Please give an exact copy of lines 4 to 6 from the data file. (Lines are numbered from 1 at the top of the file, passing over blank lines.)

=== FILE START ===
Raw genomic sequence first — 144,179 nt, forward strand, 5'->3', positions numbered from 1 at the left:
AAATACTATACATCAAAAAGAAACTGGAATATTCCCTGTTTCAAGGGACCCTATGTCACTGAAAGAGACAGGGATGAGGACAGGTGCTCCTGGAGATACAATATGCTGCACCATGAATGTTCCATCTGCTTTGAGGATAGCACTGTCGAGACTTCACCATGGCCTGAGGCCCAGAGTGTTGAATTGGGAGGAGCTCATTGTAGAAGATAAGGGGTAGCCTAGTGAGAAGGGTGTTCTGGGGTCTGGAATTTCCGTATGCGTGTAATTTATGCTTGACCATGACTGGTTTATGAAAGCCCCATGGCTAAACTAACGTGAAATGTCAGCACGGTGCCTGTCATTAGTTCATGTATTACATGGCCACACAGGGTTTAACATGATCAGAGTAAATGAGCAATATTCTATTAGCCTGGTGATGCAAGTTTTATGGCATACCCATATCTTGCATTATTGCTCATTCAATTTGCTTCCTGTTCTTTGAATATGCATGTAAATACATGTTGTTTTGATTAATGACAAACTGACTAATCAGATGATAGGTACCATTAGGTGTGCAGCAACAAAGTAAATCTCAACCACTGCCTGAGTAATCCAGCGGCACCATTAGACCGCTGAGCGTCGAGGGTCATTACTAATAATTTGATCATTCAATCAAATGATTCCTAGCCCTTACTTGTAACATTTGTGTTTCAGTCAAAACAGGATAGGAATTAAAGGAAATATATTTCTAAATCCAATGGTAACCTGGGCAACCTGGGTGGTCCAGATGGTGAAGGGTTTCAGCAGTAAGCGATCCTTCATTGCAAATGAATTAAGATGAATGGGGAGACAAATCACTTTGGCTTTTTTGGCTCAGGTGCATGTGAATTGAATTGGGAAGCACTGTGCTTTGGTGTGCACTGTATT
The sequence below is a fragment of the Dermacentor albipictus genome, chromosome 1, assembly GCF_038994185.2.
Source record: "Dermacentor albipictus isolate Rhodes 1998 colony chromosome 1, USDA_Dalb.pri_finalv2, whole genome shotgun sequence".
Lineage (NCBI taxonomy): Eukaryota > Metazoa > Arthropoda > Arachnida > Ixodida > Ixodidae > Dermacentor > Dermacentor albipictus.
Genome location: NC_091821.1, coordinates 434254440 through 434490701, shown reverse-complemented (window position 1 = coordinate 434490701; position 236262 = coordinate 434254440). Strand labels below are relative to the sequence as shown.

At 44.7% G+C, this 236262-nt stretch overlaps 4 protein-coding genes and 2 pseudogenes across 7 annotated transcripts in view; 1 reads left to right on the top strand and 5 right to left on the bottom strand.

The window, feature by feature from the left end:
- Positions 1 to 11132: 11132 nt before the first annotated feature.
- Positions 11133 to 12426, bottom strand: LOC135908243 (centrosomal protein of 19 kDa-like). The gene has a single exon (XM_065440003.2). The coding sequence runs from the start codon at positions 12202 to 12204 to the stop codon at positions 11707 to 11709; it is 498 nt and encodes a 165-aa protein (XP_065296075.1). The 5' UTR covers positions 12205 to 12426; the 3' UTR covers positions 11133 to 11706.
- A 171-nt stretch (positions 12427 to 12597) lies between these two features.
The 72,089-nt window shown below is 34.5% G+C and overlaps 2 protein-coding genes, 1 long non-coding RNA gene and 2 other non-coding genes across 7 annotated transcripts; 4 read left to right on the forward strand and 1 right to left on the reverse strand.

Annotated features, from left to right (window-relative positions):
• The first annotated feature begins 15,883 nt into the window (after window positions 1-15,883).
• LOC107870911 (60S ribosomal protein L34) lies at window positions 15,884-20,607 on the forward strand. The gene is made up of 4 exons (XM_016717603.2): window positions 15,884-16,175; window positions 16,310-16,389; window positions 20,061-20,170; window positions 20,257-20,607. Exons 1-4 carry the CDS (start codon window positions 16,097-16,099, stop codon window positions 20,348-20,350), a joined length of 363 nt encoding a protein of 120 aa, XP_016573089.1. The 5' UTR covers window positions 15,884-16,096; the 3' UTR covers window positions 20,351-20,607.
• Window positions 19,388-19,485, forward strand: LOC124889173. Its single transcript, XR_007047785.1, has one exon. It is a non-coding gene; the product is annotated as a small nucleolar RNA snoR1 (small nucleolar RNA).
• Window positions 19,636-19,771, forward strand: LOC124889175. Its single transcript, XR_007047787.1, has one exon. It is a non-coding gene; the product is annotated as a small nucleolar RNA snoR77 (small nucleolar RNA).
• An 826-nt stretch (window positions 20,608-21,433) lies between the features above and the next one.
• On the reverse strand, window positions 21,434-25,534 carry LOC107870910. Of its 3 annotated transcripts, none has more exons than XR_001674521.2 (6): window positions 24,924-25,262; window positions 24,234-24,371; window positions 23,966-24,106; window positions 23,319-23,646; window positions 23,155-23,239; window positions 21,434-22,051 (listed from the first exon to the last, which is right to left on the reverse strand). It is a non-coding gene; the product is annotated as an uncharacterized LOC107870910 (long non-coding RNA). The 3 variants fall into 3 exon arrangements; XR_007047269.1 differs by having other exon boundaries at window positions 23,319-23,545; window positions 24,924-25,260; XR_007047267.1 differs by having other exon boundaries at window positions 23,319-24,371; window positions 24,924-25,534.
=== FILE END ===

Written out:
Source record: "Dermacentor albipictus isolate Rhodes 1998 colony chromosome 1, USDA_Dalb.pri_finalv2, whole genome shotgun sequence".
Lineage (NCBI taxonomy): Eukaryota > Metazoa > Arthropoda > Arachnida > Ixodida > Ixodidae > Dermacentor > Dermacentor albipictus.
Genome location: NC_091821.1, coordinates 434254440 through 434490701, shown reverse-complemented (window position 1 = coordinate 434490701; position 236262 = coordinate 434254440). Strand labels below are relative to the sequence as shown.